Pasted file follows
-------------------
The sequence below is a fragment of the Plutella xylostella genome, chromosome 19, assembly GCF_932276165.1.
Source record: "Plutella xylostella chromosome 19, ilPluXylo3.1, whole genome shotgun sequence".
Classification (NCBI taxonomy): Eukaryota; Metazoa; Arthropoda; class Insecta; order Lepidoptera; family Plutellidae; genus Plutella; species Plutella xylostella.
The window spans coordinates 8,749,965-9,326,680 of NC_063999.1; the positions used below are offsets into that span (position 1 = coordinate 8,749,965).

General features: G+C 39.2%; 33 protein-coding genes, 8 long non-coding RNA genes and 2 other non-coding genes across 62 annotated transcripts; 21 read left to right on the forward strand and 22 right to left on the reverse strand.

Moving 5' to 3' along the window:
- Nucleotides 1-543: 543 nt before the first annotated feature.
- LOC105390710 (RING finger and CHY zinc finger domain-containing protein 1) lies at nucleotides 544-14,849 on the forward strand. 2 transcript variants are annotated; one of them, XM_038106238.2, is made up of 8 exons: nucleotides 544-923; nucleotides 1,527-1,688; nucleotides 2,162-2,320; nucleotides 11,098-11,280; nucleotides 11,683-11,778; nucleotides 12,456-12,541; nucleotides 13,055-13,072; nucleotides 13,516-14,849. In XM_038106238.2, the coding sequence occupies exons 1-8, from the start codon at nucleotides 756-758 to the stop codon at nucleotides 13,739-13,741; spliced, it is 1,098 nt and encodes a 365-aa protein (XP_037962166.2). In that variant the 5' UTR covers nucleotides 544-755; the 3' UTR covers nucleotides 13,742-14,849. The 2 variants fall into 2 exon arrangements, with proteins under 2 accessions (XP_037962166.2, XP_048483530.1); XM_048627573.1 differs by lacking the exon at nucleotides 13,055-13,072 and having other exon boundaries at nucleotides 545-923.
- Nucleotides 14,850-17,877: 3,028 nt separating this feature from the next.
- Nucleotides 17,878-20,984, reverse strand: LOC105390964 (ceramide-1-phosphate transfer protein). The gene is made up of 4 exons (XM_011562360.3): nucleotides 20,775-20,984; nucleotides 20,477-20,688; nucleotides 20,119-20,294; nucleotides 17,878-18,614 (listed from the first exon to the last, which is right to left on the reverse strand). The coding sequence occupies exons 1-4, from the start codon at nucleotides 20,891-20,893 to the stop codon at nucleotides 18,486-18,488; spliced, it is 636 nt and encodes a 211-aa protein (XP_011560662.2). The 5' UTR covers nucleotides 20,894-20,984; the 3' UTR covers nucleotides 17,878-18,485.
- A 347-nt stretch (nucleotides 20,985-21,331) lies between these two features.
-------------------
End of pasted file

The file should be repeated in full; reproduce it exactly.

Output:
The sequence below is a fragment of the Plutella xylostella genome, chromosome 19, assembly GCF_932276165.1.
Source record: "Plutella xylostella chromosome 19, ilPluXylo3.1, whole genome shotgun sequence".
Classification (NCBI taxonomy): Eukaryota; Metazoa; Arthropoda; class Insecta; order Lepidoptera; family Plutellidae; genus Plutella; species Plutella xylostella.
The window spans coordinates 8,749,965-9,326,680 of NC_063999.1; the positions used below are offsets into that span (position 1 = coordinate 8,749,965).

General features: G+C 39.2%; 33 protein-coding genes, 8 long non-coding RNA genes and 2 other non-coding genes across 62 annotated transcripts; 21 read left to right on the forward strand and 22 right to left on the reverse strand.

Moving 5' to 3' along the window:
- Nucleotides 1-543: 543 nt before the first annotated feature.
- LOC105390710 (RING finger and CHY zinc finger domain-containing protein 1) lies at nucleotides 544-14,849 on the forward strand. 2 transcript variants are annotated; one of them, XM_038106238.2, is made up of 8 exons: nucleotides 544-923; nucleotides 1,527-1,688; nucleotides 2,162-2,320; nucleotides 11,098-11,280; nucleotides 11,683-11,778; nucleotides 12,456-12,541; nucleotides 13,055-13,072; nucleotides 13,516-14,849. In XM_038106238.2, the coding sequence occupies exons 1-8, from the start codon at nucleotides 756-758 to the stop codon at nucleotides 13,739-13,741; spliced, it is 1,098 nt and encodes a 365-aa protein (XP_037962166.2). In that variant the 5' UTR covers nucleotides 544-755; the 3' UTR covers nucleotides 13,742-14,849. The 2 variants fall into 2 exon arrangements, with proteins under 2 accessions (XP_037962166.2, XP_048483530.1); XM_048627573.1 differs by lacking the exon at nucleotides 13,055-13,072 and having other exon boundaries at nucleotides 545-923.
- Nucleotides 14,850-17,877: 3,028 nt separating this feature from the next.
- Nucleotides 17,878-20,984, reverse strand: LOC105390964 (ceramide-1-phosphate transfer protein). The gene is made up of 4 exons (XM_011562360.3): nucleotides 20,775-20,984; nucleotides 20,477-20,688; nucleotides 20,119-20,294; nucleotides 17,878-18,614 (listed from the first exon to the last, which is right to left on the reverse strand). The coding sequence occupies exons 1-4, from the start codon at nucleotides 20,891-20,893 to the stop codon at nucleotides 18,486-18,488; spliced, it is 636 nt and encodes a 211-aa protein (XP_011560662.2). The 5' UTR covers nucleotides 20,894-20,984; the 3' UTR covers nucleotides 17,878-18,485.
- A 347-nt stretch (nucleotides 20,985-21,331) lies between these two features.